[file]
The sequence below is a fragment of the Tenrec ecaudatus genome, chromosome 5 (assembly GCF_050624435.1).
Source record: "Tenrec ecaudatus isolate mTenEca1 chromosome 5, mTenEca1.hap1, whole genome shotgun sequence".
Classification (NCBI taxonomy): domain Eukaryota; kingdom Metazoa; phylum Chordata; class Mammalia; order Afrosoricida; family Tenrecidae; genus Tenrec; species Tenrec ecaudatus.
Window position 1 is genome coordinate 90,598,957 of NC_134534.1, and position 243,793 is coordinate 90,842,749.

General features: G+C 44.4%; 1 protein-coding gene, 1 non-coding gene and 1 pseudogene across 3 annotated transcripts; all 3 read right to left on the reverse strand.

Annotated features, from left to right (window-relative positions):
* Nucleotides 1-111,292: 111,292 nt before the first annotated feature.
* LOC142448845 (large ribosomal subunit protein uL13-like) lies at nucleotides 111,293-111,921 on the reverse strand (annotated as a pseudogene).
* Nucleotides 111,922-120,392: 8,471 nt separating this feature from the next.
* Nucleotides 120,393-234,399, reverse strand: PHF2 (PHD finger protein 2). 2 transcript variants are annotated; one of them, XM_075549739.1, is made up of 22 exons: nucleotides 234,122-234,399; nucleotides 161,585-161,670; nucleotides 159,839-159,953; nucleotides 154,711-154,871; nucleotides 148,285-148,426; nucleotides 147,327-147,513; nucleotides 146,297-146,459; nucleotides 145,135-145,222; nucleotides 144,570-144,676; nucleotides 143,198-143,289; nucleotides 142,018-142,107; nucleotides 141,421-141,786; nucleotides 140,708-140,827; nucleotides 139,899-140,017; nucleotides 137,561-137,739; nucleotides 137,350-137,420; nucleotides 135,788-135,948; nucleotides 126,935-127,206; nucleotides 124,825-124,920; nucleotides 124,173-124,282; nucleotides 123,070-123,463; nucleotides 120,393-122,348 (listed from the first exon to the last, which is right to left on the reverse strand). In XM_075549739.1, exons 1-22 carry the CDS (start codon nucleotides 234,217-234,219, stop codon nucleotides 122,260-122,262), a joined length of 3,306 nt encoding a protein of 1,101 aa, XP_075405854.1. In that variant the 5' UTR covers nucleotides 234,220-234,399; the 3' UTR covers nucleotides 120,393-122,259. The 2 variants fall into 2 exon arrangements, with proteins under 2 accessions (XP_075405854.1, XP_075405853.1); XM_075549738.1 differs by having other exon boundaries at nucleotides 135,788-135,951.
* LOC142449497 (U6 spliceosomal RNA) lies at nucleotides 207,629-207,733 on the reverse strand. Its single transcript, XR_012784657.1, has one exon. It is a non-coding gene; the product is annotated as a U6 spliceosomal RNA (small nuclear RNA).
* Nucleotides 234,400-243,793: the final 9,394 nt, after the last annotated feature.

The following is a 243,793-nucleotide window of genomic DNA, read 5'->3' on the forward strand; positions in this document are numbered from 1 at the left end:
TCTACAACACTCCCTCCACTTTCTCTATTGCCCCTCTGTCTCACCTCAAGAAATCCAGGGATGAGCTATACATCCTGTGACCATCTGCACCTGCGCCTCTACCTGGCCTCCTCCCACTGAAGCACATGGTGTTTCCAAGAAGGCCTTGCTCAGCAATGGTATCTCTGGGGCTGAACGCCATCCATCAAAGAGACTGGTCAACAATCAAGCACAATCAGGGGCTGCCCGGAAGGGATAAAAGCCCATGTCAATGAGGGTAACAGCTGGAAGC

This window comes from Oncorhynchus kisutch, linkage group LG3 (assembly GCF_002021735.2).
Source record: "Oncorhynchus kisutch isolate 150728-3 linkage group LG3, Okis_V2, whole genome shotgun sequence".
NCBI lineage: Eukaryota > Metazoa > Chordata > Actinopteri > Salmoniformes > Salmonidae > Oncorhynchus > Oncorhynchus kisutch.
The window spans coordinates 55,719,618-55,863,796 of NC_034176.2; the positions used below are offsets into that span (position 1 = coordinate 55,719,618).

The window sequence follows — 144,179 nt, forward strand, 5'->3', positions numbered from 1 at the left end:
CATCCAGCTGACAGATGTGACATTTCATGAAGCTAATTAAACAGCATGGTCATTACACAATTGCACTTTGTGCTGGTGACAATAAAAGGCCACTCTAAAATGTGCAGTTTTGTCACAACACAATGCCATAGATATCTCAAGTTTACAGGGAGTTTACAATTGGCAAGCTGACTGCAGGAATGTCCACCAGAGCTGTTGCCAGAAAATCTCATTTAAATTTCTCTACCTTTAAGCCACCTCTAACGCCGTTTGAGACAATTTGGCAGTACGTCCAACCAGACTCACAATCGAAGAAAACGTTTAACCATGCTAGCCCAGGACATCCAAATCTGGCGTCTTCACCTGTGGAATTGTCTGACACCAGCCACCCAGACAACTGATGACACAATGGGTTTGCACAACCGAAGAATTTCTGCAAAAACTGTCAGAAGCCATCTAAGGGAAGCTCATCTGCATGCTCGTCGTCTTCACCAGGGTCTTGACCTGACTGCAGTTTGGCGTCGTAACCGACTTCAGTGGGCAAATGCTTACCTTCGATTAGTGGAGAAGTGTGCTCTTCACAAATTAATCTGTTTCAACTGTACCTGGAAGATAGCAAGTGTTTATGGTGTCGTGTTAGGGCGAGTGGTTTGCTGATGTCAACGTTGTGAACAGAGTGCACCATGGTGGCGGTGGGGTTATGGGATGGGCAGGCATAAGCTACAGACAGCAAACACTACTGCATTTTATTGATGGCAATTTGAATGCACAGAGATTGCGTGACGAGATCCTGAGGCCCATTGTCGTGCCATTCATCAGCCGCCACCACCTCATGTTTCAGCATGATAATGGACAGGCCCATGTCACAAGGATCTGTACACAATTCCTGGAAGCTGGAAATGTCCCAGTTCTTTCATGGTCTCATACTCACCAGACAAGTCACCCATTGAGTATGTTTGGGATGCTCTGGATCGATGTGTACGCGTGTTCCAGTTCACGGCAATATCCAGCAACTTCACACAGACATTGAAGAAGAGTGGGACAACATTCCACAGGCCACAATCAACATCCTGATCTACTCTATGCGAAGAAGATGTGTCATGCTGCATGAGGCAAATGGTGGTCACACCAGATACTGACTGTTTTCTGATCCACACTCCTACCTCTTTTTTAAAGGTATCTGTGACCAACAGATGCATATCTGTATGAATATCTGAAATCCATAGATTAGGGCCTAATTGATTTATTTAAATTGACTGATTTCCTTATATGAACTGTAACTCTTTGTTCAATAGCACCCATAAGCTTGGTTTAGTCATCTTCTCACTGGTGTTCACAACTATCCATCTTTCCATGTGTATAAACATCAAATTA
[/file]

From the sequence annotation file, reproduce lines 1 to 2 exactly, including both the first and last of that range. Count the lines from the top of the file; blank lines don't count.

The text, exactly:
The sequence below is a fragment of the Tenrec ecaudatus genome, chromosome 5 (assembly GCF_050624435.1).
Source record: "Tenrec ecaudatus isolate mTenEca1 chromosome 5, mTenEca1.hap1, whole genome shotgun sequence".